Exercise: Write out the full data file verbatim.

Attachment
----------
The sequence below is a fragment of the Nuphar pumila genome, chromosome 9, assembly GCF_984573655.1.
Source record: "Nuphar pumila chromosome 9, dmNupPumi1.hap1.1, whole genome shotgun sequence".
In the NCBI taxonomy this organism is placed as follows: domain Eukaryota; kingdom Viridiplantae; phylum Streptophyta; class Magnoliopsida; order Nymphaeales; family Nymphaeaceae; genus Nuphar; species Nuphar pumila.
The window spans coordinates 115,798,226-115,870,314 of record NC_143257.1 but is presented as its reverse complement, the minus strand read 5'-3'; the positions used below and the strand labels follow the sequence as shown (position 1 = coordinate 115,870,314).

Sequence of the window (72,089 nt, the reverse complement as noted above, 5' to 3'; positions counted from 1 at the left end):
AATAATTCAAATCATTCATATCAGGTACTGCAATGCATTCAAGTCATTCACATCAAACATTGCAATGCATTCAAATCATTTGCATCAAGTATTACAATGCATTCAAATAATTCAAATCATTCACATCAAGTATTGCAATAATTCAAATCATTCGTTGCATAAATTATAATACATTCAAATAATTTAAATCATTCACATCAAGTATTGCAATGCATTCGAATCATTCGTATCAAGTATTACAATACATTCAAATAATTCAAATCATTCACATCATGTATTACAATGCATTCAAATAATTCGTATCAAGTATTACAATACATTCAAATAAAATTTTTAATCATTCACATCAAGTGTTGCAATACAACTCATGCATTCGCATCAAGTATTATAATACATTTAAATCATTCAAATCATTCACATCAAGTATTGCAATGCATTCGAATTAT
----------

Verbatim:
The sequence below is a fragment of the Nuphar pumila genome, chromosome 9, assembly GCF_984573655.1.
Source record: "Nuphar pumila chromosome 9, dmNupPumi1.hap1.1, whole genome shotgun sequence".
In the NCBI taxonomy this organism is placed as follows: domain Eukaryota; kingdom Viridiplantae; phylum Streptophyta; class Magnoliopsida; order Nymphaeales; family Nymphaeaceae; genus Nuphar; species Nuphar pumila.
The window spans coordinates 115,798,226-115,870,314 of record NC_143257.1 but is presented as its reverse complement, the minus strand read 5'-3'; the positions used below and the strand labels follow the sequence as shown (position 1 = coordinate 115,870,314).

Sequence of the window (72,089 nt, the reverse complement as noted above, 5' to 3'; positions counted from 1 at the left end):
AATAATTCAAATCATTCATATCAGGTACTGCAATGCATTCAAGTCATTCACATCAAACATTGCAATGCATTCAAATCATTTGCATCAAGTATTACAATGCATTCAAATAATTCAAATCATTCACATCAAGTATTGCAATAATTCAAATCATTCGTTGCATAAATTATAATACATTCAAATAATTTAAATCATTCACATCAAGTATTGCAATGCATTCGAATCATTCGTATCAAGTATTACAATACATTCAAATAATTCAAATCATTCACATCATGTATTACAATGCATTCAAATAATTCGTATCAAGTATTACAATACATTCAAATAAAATTTTTAATCATTCACATCAAGTGTTGCAATACAACTCATGCATTCGCATCAAGTATTATAATACATTTAAATCATTCAAATCATTCACATCAAGTATTGCAATGCATTCGAATTAT